She fills a large white mug. Behind her, a curtain billows at one side of the window over the sink.

“Milk or sugar?”

“Black, please.”

I take the mug and sit at the kitchen table, a battered antique of Shaker simplicity. Melinda picks up another white mug from the counter.

Her light blue eyes watch me as though I’m an experimental mouse about to exhibit an important reaction. I swallow a little coffee.

She raises her eyebrows. The sound of the shower stops, and she glances toward the other room, then sips from her mug. She lowers it and pinches the bridge of her nose. “You wouldn’t be here if…”

“I’m not your rival, Melinda.”

“I’m not your rival.”

“I’m in a relationship.”

“Are you?”

A fat gray cat walks into the room, sits down, and wraps its tail around its rump. I’ve never seen Prudence before but feel like I know her from everything Jane’s told me about her.

“Ian and I are friends,” Melinda says. “I care what happens to him.”

She and I stare at the cat until Ian pads into the room in shorts and a black T-shirt, his head wet. I gulp the last of my coffee, wiggle my feet into my deck shoes and rise from my chair. “Time for me to go. See you at work, Ian.”

He follows me toward the front of the house. I let myself out and hustle down the curving steps through the reinforced terraces. My beige Rabbit is parked beside the U-Haul van that Ian and I rented on Royal Books’ credit card. I pat my steering wheel as I start the engine. I’m nervous backing up to make a three-point turn in Jane’s driveway: Melinda arrived just in time, I realize. Dave and I have been monogamous since we put on wedding rings five years ago—I wasn’t sure I could do it, but I have.

I plan to keep plenty of distance between me and Ian from now on.

* * *

I’m at Target the next day, buying underwear for Dave and me. He spends Sunday afternoons working in his office, on campus. He won’t be back at the house till suppertime.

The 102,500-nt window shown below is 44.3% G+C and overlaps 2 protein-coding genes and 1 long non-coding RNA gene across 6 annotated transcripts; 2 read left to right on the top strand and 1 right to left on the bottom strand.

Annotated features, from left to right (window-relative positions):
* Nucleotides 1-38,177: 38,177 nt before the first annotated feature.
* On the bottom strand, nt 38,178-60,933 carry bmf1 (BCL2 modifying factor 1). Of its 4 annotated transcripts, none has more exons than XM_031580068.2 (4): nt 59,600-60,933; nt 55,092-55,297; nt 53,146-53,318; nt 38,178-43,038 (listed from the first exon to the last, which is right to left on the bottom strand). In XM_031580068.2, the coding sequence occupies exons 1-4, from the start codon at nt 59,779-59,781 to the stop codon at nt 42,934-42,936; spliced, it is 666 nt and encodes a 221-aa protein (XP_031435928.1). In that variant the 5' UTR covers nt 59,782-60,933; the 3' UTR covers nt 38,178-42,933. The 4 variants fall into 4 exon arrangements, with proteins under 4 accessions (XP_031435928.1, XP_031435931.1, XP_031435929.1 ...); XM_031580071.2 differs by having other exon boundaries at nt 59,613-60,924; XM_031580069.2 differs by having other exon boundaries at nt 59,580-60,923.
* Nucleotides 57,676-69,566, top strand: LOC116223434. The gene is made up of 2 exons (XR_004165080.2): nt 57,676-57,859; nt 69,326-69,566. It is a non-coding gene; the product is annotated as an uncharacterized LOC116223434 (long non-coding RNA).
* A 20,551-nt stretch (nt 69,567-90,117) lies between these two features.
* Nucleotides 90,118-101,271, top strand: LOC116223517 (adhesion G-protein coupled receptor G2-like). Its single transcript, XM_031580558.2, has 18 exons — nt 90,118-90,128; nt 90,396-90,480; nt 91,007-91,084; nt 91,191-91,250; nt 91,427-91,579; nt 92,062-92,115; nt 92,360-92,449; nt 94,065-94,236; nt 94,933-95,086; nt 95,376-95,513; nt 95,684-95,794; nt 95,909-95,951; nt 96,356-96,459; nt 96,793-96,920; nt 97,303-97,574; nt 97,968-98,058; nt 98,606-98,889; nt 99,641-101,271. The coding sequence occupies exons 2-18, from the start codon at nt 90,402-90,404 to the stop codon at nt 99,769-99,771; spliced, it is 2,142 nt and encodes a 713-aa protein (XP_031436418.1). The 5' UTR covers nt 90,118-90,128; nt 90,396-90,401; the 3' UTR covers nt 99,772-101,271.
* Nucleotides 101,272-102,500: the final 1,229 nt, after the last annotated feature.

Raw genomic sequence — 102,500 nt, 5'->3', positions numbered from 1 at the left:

It’s dark outdoors when my Rabbit bumps up the driveway of a Dunkin’ Donut shop near Cal State. I want a cup of coffee. I pull into a parking space facing the plate glass of the bare bones eating room. As I shut off my engine, I glance through the lighted windows. Dave is sitting in one of the pastel Formica booths in the bright neon glare. He’s leaning forward and grinning, holding a crumpled paper coffee cup, crushing the cup with his fingertips. Sitting across from Dave is Ian, also leaning forward and grinning, holding a bent drinking straw, wrapping the straw around his index finger.

I watch them. They look at the tabletop and look at each other.

They rise from the booth, and I start my car. They walk toward the door, laughing and talking, and I back from my parking space. I roll quickly toward the driveway and out.

At home I pour a glass of red wine and take chicken breasts from the refrigerator, coat the breasts in olive oil and season them for the grill. I take lettuce and tomatoes out of the crisper.

What could be keeping Dave? He and Ian ran into each other on campus, recognized each other from Robert’s party, and went for a cup of coffee. Simple, I’ve decided.

The sound of his car idling in the alley behind our house tells me Dave’s raising the garage door. I take broccoli out of the refrigerator, pare off the stems and drop the florets into a steamer.